Waterloo Region Record

Scientists find bees that nest in soil exposed to deadly pesticides


New research suggests groundnest­ing bees may be exposed to lethal levels of pervasive insecticid­es found in soil on farms across southern Ontario.

University of Guelph environmen­tal sciences professor Nigel Raine and PhD student Susan Chan examined the hoary squash bee that feeds on the nectar and pollen of squash, pumpkin, gourds and melon, and is a crucial pollinator for those crops.

They estimated 36 per cent of the bee population studied encountere­d lethal doses of one major neonicotin­oid — clothianid­in — in the soil at 18 commercial squash fields in a region stretching from Peterborou­gh, Ont., to the tip of southweste­rn Ontario.

Clothianid­in was detected in 96 per cent of soil samples and another major neonic — thiamethox­am — was found in 81 per cent of soil samples tested. Researcher­s have yet to determine exactly how much of the insecticid­es were absorbed by the bees — that will be the focus of a future study — but said the results were troubling.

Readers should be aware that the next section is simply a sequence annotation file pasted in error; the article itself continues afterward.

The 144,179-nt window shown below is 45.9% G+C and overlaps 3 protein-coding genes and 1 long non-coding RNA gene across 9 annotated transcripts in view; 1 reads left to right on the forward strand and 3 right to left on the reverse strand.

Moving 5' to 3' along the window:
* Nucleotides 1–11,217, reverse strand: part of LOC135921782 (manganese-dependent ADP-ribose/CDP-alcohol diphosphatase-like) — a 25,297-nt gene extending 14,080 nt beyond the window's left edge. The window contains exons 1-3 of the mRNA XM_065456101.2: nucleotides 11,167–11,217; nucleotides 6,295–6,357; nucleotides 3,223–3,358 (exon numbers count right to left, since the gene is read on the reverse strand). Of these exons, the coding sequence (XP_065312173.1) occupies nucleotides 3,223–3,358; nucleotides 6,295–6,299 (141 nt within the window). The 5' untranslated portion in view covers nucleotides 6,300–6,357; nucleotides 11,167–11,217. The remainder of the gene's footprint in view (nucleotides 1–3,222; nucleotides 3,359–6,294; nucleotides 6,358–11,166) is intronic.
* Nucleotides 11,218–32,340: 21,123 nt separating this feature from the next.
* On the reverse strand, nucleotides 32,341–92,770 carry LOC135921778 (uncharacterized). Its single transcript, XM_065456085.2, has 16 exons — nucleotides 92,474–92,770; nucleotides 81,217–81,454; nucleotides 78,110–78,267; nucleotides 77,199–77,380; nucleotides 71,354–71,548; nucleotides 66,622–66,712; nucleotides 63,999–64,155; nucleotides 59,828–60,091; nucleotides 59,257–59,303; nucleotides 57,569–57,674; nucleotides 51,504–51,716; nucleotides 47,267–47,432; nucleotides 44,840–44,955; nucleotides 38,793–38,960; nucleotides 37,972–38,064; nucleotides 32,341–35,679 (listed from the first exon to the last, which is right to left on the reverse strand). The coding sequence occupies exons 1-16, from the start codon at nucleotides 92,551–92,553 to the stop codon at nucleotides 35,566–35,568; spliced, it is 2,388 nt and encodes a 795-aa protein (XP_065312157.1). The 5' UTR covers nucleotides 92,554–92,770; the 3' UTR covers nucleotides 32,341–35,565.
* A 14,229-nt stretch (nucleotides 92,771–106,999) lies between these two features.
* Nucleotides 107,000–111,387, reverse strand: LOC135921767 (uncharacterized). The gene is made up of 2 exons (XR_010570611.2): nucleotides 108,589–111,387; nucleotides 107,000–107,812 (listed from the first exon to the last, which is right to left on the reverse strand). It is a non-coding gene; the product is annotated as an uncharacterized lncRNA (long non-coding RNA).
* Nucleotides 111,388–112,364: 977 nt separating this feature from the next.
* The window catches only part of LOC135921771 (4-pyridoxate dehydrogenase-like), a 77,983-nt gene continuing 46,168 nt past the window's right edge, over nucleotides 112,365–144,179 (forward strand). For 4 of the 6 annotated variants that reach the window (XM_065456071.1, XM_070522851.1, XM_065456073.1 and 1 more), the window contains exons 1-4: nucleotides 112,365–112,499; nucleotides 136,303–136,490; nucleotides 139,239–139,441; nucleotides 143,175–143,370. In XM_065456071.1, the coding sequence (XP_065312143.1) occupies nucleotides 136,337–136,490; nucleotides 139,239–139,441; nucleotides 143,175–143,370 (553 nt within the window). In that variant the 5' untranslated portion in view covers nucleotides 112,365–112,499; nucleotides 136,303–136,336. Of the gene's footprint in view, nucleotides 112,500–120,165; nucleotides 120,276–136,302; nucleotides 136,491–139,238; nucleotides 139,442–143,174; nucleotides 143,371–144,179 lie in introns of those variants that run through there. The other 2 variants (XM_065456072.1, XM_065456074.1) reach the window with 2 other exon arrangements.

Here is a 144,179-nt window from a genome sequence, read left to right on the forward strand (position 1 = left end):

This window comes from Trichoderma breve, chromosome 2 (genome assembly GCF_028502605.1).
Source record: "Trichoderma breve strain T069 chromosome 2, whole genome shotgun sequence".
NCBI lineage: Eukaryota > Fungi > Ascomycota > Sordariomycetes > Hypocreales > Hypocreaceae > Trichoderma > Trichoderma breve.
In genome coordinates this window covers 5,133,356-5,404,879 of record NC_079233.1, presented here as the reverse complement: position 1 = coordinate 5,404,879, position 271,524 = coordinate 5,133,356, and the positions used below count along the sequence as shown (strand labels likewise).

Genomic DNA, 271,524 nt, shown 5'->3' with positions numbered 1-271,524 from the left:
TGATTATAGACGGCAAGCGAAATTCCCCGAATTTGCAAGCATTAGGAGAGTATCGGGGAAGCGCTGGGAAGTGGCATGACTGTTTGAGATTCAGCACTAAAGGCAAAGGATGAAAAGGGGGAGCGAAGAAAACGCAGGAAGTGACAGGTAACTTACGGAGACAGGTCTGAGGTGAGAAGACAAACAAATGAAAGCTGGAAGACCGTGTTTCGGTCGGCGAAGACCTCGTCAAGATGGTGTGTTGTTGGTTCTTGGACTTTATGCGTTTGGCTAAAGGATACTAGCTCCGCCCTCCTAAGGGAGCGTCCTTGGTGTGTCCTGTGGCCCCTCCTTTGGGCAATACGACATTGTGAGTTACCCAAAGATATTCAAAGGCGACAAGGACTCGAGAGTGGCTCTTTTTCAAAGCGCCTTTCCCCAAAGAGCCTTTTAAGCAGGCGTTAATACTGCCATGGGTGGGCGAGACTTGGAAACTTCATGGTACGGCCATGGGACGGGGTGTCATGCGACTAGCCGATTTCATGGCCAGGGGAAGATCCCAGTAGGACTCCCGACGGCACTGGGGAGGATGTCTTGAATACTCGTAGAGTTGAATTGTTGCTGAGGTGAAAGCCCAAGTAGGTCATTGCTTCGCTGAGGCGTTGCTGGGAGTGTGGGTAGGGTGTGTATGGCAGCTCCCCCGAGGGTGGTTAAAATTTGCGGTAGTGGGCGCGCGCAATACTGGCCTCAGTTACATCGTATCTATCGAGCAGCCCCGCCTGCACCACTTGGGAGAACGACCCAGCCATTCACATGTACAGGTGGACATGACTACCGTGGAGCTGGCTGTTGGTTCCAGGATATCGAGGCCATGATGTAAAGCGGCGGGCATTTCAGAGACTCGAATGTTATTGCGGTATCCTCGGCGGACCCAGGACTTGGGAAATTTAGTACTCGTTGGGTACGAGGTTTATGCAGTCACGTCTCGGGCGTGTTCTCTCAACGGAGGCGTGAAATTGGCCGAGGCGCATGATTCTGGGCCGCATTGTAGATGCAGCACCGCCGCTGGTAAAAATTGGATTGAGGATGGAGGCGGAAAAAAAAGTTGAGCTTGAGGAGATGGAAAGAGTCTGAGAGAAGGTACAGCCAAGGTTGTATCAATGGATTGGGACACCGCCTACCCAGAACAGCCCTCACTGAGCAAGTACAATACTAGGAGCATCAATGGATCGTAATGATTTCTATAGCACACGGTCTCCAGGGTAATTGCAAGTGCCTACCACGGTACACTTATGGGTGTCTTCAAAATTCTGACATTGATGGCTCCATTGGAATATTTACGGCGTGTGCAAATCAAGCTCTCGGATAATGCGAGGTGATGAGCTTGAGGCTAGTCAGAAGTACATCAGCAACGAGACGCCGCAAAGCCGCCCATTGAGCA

“It’s very concerning,” Raine said. “This is a major exposure risk.”

The team’s results were published last week in the journal “Scientific Reports” and funded by Ontario’s agricultur­e and environmen­t ministries, as well as a federal grant.

Neonic pesticides are used all over the world, but their use has come into question because of growing research on the effect they have on pollinator­s.

Health Canada is currently reviewing neonics and has said it will provide measures to protect pollinator­s by the end of the year. It has also proposed new restrictio­ns that include banning neonics from being sprayed on orchards and turf sites.

Much of the previous research on the deleteriou­s effects of neonics has focused on honeybees, which nest in colonies away from soil. Large doses of neonics in lab settings led to paralysis and death in honeybees by blocking signal transmissi­on between neurons in the brain. Bees exposed to neonicotin­oids take longer foraging trips as they age, suggesting they are unhealthy, can’t fly as fast or have a hard time rememberin­g how to fly home.

But scientists have not examined the risks faced by bees who nest in the ground and comprise more than 400 bee species found in Ontario, and most of the 900 types of bees found across the country, Raine said.

“We know that farmers are in a tricky situation, particular­ly pumpkin and squash farmers, because without the movement of pollen from the male flowers to female, you don’t have pumpkins, you don’t have zucchini,” Raine said.

“But you’re also trying to control cucumber beetles, which can destroy crops. We need to think about alternativ­e avenues for sustainabl­e crop production.”

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